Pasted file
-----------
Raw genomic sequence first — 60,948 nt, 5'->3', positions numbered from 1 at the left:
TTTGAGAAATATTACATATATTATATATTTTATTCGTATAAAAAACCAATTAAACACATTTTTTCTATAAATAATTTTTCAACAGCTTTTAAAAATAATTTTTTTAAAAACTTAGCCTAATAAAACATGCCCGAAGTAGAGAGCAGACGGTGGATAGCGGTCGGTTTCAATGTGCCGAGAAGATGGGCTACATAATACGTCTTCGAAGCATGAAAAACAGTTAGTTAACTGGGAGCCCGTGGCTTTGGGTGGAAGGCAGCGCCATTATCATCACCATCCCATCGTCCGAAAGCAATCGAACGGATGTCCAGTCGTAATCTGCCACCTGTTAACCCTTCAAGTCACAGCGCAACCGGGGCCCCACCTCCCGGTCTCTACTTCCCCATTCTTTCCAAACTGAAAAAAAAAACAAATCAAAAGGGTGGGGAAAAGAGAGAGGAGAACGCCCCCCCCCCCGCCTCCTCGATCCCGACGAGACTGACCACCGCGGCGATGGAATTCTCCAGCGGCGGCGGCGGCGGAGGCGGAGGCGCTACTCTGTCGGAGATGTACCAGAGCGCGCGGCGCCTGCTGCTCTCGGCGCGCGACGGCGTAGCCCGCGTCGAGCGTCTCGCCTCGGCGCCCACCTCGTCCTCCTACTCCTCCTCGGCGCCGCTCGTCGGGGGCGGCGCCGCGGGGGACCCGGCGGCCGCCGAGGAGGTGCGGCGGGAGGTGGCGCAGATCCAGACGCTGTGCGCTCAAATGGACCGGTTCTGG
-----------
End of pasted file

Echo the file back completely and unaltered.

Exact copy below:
Raw genomic sequence first — 60,948 nt, 5'->3', positions numbered from 1 at the left:
TTTGAGAAATATTACATATATTATATATTTTATTCGTATAAAAAACCAATTAAACACATTTTTTCTATAAATAATTTTTCAACAGCTTTTAAAAATAATTTTTTTAAAAACTTAGCCTAATAAAACATGCCCGAAGTAGAGAGCAGACGGTGGATAGCGGTCGGTTTCAATGTGCCGAGAAGATGGGCTACATAATACGTCTTCGAAGCATGAAAAACAGTTAGTTAACTGGGAGCCCGTGGCTTTGGGTGGAAGGCAGCGCCATTATCATCACCATCCCATCGTCCGAAAGCAATCGAACGGATGTCCAGTCGTAATCTGCCACCTGTTAACCCTTCAAGTCACAGCGCAACCGGGGCCCCACCTCCCGGTCTCTACTTCCCCATTCTTTCCAAACTGAAAAAAAAAACAAATCAAAAGGGTGGGGAAAAGAGAGAGGAGAACGCCCCCCCCCCCGCCTCCTCGATCCCGACGAGACTGACCACCGCGGCGATGGAATTCTCCAGCGGCGGCGGCGGCGGAGGCGGAGGCGCTACTCTGTCGGAGATGTACCAGAGCGCGCGGCGCCTGCTGCTCTCGGCGCGCGACGGCGTAGCCCGCGTCGAGCGTCTCGCCTCGGCGCCCACCTCGTCCTCCTACTCCTCCTCGGCGCCGCTCGTCGGGGGCGGCGCCGCGGGGGACCCGGCGGCCGCCGAGGAGGTGCGGCGGGAGGTGGCGCAGATCCAGACGCTGTGCGCTCAAATGGACCGGTTCTGG